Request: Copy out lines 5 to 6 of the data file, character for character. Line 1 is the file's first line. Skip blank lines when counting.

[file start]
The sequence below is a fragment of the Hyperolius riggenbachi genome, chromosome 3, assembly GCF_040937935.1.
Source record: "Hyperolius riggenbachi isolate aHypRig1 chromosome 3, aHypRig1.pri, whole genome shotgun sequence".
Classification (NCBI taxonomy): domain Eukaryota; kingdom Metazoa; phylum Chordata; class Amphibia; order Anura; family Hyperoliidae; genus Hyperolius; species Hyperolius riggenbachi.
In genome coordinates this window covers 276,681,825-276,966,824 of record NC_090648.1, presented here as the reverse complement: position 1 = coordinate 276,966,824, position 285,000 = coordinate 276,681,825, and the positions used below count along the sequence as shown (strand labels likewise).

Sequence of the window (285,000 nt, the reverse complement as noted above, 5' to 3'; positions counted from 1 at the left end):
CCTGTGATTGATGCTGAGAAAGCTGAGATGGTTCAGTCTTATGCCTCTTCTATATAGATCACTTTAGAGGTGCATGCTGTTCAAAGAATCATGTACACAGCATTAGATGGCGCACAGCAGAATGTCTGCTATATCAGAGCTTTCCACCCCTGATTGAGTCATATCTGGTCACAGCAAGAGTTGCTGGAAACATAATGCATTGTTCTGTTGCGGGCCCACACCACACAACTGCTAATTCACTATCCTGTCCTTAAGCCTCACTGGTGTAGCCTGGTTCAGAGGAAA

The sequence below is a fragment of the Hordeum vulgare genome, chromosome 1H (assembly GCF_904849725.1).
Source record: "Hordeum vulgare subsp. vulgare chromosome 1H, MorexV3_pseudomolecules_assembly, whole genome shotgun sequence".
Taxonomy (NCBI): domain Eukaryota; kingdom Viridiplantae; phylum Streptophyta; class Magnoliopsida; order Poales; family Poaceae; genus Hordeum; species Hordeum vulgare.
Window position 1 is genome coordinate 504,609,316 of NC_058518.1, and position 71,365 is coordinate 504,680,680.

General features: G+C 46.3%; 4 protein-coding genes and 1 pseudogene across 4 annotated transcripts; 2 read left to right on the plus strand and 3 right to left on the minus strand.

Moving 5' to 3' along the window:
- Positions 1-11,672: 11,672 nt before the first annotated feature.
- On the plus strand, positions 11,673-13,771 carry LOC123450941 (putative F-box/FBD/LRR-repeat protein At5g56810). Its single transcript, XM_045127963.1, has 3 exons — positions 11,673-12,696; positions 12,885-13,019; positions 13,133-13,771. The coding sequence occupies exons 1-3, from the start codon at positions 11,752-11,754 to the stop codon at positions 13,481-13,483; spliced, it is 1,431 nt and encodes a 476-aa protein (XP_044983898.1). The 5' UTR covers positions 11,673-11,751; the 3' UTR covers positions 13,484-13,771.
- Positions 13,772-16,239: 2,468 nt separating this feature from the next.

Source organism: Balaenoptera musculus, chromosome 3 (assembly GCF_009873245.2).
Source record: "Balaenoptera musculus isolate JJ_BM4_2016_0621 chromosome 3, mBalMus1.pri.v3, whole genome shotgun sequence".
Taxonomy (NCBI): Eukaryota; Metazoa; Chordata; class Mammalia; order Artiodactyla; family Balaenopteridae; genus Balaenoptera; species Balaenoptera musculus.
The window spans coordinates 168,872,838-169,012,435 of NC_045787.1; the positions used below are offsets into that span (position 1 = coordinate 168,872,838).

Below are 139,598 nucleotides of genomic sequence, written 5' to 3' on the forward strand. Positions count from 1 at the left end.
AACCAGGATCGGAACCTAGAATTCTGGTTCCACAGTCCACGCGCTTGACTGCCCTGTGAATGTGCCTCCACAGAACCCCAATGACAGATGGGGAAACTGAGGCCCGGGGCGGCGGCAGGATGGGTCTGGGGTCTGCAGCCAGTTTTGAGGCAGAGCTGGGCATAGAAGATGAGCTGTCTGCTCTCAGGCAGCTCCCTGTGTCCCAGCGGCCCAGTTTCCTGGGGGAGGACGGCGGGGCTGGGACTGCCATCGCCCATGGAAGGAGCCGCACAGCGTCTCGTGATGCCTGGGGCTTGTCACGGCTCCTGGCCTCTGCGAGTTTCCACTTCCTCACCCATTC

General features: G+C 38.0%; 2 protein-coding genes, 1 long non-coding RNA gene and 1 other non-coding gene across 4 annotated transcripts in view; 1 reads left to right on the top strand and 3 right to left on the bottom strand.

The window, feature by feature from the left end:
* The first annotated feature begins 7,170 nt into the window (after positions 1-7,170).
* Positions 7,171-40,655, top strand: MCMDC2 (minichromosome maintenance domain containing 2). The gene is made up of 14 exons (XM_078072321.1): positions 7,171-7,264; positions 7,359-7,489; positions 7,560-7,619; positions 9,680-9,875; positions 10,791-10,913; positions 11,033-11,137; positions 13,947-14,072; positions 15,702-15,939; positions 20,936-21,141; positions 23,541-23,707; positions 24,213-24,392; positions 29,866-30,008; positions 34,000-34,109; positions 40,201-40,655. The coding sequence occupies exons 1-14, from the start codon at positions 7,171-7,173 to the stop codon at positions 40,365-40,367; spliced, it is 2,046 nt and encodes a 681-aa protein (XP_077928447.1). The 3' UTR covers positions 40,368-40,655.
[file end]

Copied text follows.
Sequence of the window (285,000 nt, the reverse complement as noted above, 5' to 3'; positions counted from 1 at the left end):
CCTGTGATTGATGCTGAGAAAGCTGAGATGGTTCAGTCTTATGCCTCTTCTATATAGATCACTTTAGAGGTGCATGCTGTTCAAAGAATCATGTACACAGCATTAGATGGCGCACAGCAGAATGTCTGCTATATCAGAGCTTTCCACCCCTGATTGAGTCATATCTGGTCACAGCAAGAGTTGCTGGAAACATAATGCATTGTTCTGTTGCGGGCCCACACCACACAACTGCTAATTCACTATCCTGTCCTTAAGCCTCACTGGTGTAGCCTGGTTCAGAGGAAA